Welcome to Yale Cancer Center Answers with doctors Francine Foss and Lynn Wilson.  I am Bruce Barber.  Dr. Foss is a Professor of Medical Oncology and Dermatology, specializing in the treatment of lymphomas.  Dr. Wilson is a Professor of Therapeutic Radiology and he is an expert in the use of radiation to treat lung cancers and cutaneous lymphomas.  If you would like to join the conversation, you can contact the doctors directly.  The address is canceranswers@yale.edu, and the phone number is 1-888-234-4YCC.  This week, Francine and Lynn welcome Dr. Stacey Stein.  Dr. Stein is Assistant Professor of Medical Oncology at Yale School of Medicine and she joins us this evening for a conversation about GI malignancies.  Here is Francine Foss.

Foss
             Let us start off by having you tell our audience a little bit about what got you interested in this area of GI malignancies.

Stein
          I recently finished my fellowship and I found that some of my most challenging and rewarding patients to take care of had GI malignancies, and I also found a great mentor who does research in GI malignancies and the combination of the two led me to pursue this field.

Wilson
          What types of gastrointestinal tumors do you see?  Tell our listeners about what GI tumors are, in general.

Stein
          GI tumors encompass a lot of different areas.  We take care of patients with esophageal cancer, gastric cancer, liver cancer, pancreas cancer, and colorectal cancer.

Foss
             Can you talk a little bit about the whole issue of cancer in the GI system? I think that is one of the easiest areas to find cancer because we look in there with scopes.

Stein
          We have an excellent screening tool for colon cancer.  There are many screening tools, but one of the most widely used is colonoscopy.  All people should be getting screening colonoscopies starting at the age of 50, and sometimes younger.  If they have a family history, they should talk to their primary care doctor to see if they should be getting screened sooner.  It is an excellent screening tool.  We are able to then diagnose people at an early stage which allows us to achieve a cure.  Unfortunately though, for many of the other GI cancers, we do not have good screening tools and we are working on finding screening tools that we can use because for many cancers, like pancreatic cancer for example, unfortunately we often diagnose someone when the cancer is more advanced, and therefore not necessarily curable.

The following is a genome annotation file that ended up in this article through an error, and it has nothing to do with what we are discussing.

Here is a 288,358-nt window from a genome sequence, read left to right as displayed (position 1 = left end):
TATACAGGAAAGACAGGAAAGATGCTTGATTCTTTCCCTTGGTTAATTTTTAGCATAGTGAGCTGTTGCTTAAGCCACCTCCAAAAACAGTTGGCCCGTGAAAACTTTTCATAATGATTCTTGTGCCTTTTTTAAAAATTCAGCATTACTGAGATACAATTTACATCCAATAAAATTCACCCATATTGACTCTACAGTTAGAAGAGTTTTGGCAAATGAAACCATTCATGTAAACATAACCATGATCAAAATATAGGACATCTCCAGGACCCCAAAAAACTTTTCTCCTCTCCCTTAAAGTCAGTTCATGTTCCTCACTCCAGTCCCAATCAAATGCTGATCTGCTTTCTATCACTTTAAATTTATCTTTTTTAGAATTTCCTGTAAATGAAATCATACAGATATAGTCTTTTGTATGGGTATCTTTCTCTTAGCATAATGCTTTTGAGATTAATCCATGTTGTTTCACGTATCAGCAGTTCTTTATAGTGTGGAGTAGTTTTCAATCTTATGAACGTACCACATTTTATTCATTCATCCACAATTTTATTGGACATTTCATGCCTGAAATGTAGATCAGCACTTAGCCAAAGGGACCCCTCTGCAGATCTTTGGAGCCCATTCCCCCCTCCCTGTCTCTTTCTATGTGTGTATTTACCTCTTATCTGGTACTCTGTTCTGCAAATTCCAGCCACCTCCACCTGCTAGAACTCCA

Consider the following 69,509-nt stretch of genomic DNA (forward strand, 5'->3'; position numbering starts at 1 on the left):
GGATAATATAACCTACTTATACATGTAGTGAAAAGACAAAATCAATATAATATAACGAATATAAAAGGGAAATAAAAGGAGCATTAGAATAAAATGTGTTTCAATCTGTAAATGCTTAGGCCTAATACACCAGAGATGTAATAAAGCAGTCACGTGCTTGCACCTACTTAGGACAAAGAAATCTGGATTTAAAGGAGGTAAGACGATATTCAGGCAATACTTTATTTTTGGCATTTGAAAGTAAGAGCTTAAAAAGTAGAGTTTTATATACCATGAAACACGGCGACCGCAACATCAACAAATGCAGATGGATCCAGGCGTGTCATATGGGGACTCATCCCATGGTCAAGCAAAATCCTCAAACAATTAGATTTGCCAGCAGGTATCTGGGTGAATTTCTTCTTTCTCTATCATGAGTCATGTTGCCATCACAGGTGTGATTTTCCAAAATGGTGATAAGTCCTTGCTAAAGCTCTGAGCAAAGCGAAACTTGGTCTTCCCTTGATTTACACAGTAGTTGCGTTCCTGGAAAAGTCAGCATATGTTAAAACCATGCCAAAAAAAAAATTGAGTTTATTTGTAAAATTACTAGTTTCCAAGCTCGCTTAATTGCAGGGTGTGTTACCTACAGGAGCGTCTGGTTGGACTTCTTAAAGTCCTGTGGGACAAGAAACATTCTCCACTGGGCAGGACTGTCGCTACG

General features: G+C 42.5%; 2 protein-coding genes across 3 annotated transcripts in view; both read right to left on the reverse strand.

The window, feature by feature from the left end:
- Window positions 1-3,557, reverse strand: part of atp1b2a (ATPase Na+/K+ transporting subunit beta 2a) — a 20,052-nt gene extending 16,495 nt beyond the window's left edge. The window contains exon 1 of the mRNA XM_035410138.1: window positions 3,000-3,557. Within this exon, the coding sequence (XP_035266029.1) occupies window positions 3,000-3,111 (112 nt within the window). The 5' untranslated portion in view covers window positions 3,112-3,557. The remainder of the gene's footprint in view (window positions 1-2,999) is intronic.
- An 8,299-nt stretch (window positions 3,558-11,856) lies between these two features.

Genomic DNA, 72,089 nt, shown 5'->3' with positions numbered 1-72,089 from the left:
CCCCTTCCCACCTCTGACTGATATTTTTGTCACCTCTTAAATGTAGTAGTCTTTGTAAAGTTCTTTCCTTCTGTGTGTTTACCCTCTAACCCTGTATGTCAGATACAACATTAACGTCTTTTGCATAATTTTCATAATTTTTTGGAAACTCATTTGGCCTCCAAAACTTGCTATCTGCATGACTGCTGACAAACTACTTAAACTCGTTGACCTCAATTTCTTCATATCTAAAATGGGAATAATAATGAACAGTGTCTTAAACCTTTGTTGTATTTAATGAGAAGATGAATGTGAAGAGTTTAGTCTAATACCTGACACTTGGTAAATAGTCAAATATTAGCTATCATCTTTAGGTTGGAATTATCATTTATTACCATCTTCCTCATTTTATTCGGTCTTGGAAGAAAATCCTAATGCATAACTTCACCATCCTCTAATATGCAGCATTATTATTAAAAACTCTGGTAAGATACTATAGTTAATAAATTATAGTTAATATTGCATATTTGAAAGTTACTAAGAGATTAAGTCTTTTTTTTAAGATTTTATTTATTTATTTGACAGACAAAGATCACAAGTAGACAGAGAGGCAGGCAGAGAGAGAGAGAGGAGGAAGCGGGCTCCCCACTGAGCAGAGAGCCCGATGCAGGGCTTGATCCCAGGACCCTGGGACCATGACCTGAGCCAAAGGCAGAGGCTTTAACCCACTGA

Wilson
          Aside from a family history, what are some other risk factors for these various cancers?

Stein
          We do know of a few risk factors.  One is obesity, and that has now been found to be a risk factor in many cancers.  Interestingly, while the rates of some cancers are going down, the rates of some cancers are on the increase in the United States because of obesity, and specifically for GI cancers, one of those is cancers of the esophagus.  We are seeing more cancers at the area where the esophagus meets the stomach, which we call the GE junction, and there is an increase in those

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                     cancers. Part of that is due to the rise of obesity in this country.  Another cancer that has been impacted by increased rates of obesity is liver cancer.  Worldwide, liver cancer is most often caused by the hepatitis viruses, but in the United States, obesity is becoming a more common risk factor for liver cancer.

Foss
             Stacey, can you define obesity?  A lot of us are a little bit overweight, but when you say obesity, are you talking about morbid obesity? At what level are you at increased risk for developing these GI cancers?